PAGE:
Election 2015: What are the key manifesto pledges affecting advisers?

With the general election now only weeks away, Money Marketing assesses the manifesto pledges affecting advisers and their clients.


While cracking down on tax evasion and aggressive avoidance has proved popular territory for all the major parties, several are also seeking to ameliorate the tax loads of voters.

The Conservatives have promised to raise the personal allowance to £12,500 and the 40 per cent tax threshold to £50k as well as offering an increased £1m inheritance tax threshold for married couples and civil partners.

They have also pledged not to raise either VAT or National Insurance contributions.

While Labour has also promised to avoid increasing VAT or National Insurance, the party has said it would re-introduce a 50 per cent top rate of income tax for people earning over £150,000.

It would also introduce a “mansion tax” on houses worth over £2m.

Ed Miliband’s party has further promised to raise £7.5bn a year in additional tax through targeting evasion and avoidance by the middle of the next parliament.

Liberal Democrat promises include raising the income tax threshold to £12,500 as well as raising up to £1.5bn from a mansion tax.

Nick Clegg’s party is also seeking to raise £14bn from tax rises on corporations and the wealthy and reduced tax avoidance.

It would hike charges on non-doms, increasing revenues by a further £130m, and has also proposed a new criminal offence of aiding tax evasion, which would see those facilitating tax dodgers hit with the same financial penalties as the evader.

The Scottish National Party is campaigning to give the Scottish Parliament more tax powers and wants control of National Insurance contributions and the personal tax allowance.

Plaid Cymru would also introduce a 50p income tax rate for those earning over £150,000 as well as increasing levels at which National Insurance contributions are paid to same level as income tax.

In addition, the Welsh nationalists are campaigning for corporation tax and some income tax powers to be held in the Welsh Assembly.

Ukip would go further than the Conservatives by raising the personal allowance to £13,500 as well as introducing a new 30p tax band for those earning between £45,300 and £55,000.

Nigel Farage’s party would also scrap inheritance tax and cut business rates for small businesses.

The Greens would tax salaries of more than £150,000 at 60 per cent and have further promised to raise £25bn by 2019 through a wealth tax of 2 per cent on people worth £3m or more.

The Greens estimate they could raise £30bn a year from cracking down on tax dodging through a new bill targeting corporations and a further £20bn a year by 2019 through the implementation of a Robin Hood tax on banks.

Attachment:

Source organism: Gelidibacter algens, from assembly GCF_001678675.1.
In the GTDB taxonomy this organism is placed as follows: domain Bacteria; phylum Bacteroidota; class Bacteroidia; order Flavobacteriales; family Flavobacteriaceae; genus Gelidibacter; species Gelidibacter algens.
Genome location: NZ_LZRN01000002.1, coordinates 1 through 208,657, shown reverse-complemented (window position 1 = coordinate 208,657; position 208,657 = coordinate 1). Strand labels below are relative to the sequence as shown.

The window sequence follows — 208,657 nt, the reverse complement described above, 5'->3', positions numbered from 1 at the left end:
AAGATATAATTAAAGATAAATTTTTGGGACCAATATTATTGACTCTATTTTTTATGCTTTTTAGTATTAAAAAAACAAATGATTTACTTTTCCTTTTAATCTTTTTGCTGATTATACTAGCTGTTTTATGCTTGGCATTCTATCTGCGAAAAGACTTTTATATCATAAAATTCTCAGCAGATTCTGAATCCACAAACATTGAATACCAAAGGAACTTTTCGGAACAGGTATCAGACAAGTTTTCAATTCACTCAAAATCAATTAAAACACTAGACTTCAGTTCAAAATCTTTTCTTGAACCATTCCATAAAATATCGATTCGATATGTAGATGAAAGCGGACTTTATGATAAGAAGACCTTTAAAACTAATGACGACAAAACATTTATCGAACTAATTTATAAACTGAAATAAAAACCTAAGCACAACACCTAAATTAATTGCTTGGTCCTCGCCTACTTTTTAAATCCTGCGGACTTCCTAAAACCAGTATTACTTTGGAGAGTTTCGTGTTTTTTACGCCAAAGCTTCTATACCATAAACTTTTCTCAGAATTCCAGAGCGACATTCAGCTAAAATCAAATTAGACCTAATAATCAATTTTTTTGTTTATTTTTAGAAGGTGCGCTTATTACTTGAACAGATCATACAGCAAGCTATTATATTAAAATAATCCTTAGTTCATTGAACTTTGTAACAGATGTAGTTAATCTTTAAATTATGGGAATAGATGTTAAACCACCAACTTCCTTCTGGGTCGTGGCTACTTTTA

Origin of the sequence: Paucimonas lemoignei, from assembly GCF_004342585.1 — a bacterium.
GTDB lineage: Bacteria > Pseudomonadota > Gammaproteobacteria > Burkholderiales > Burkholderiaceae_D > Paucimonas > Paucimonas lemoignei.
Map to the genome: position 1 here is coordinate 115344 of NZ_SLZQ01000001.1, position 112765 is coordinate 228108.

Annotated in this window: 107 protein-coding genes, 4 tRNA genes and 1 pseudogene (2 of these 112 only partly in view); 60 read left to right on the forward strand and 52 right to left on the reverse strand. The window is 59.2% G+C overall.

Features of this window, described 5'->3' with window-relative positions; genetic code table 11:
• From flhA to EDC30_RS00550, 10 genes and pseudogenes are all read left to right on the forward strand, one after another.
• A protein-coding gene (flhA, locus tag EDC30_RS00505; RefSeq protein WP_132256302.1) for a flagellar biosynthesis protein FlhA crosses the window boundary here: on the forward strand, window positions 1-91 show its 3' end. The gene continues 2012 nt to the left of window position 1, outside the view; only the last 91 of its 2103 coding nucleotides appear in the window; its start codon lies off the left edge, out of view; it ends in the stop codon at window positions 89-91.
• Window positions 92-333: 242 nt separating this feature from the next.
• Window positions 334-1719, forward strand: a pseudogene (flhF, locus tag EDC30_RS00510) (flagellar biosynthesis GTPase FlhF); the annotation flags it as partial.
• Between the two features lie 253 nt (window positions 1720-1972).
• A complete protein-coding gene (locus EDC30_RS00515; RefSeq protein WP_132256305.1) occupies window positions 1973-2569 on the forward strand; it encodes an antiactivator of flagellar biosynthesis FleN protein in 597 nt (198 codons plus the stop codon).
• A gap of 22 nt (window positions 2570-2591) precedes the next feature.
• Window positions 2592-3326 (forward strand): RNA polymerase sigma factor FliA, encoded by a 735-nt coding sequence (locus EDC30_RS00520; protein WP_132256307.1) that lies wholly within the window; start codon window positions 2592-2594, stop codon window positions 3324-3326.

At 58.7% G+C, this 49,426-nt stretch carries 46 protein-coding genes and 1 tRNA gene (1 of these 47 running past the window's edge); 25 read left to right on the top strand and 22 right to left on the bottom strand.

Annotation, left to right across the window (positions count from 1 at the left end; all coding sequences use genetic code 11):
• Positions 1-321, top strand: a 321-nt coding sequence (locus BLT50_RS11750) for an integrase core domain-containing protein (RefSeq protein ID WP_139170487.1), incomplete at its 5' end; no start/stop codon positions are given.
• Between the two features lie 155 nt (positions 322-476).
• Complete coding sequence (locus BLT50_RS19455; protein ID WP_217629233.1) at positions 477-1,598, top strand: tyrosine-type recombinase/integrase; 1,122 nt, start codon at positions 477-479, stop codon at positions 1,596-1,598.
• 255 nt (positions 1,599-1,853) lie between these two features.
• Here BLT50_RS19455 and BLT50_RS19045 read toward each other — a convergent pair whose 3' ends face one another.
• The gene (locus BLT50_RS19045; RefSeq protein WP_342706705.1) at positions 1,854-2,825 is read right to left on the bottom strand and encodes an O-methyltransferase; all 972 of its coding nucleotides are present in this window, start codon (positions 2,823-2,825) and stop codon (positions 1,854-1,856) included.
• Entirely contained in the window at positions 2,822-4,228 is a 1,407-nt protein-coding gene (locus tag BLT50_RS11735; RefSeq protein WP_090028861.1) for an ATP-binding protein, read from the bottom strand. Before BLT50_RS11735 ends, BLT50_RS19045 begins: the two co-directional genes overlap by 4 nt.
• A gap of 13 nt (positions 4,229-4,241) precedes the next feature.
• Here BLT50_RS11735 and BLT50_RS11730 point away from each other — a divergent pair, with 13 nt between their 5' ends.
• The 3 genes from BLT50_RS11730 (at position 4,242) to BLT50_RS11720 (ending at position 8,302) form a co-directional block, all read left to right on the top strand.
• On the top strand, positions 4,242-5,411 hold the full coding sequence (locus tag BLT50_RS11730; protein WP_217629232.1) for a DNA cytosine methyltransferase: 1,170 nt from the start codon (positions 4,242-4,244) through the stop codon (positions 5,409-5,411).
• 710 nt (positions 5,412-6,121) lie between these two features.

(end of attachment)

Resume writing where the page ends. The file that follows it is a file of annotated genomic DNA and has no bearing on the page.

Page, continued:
The need for housing has driven all the major parties to pledge increases in construction.

However, housing is a devolved area, meaning the Welsh Assembly and Scottish Parliament governments dictate policies locally.

Alongside the Help to Buy Isa unveiled in the Budget, the Conservatives have promised to expand Right to Buy to 1.3 million housing association tenants.

They would also build 200,000 homes for first-time buyers aged under 40 at 20 per cent discount and create a £1bn brownfield regeneration fund to unlock sites for 400,000 homes.

Labour plans to build 200,000 homes a year by the end of the next parliament and would seek to prioritise local first-time buyers in new housing areas.

The Lib Dems have pledged to increase house building to 300,000 a year, including launching a new Rent to Own scheme targeted at reaching 30,000 new homeowners a year by 2020.

Ukip has promised to bring privately-owned long-term empty homes back into use through a statutory duty on local authorities.

The party would also seek to construct 1,000,000 homes on brownfield sites over the next 10 years, providing grants of up to £10,000 for development and exempting brownfield sites from stamp duty on first sale.

Ukip would additionally prioritise social housing for people with parents born locally and limit Help to Buy access to British citizens.

Natalie Bennett’s Greens would also seek to bring empty homes back into use as well as building 500,000 social rental homes over the next parliament.

In addition, the Greens would abolish Right to Buy on council homes.


Tax relief on pension contributions is in the firing line yet again as the Conservatives, Labour and the Lib Dems plan major reform of the system. The Tories say they will scale back the annual allowance for people earning £150,000 or more. Under the plans, the tax-free amount will be reduced by 50p for every pound of earnings up to a salary of £210,000, above which the annual allowance will be £10,000.

The saving made on limiting tax relief will make up for raising the inheritance tax threshold to £1m per couple. Labour also favours paring back tax breaks for people earning over £150,000 while the Lib Dems say they will establish a review to consider introducing a flat-rate of tax relief. The party also says it will enshrine the “triple lock” on uprating the state pension into law.

Labour and the Conservatives have also committed to the triple lock.

Ukip says the Pension Wise guidance service is inadequate and it would fund advice, possibly through a voucher system, as well as doubling Pension Wise’s budget.

The party also proposes setting the state pension age at 65, with payments increasing if people defer taking benefits. In addition, Ukip wants to criminalise pension cold-calling. 

The SNP wants Scotland to set its own state pension age at a lower level than the rest of the UK to reflect the relatively low life expectancy of its citizens. The Greens, meanwhile, would establish a ‘citizen’s pension’ set at £180 a week paid regardless of contributions.



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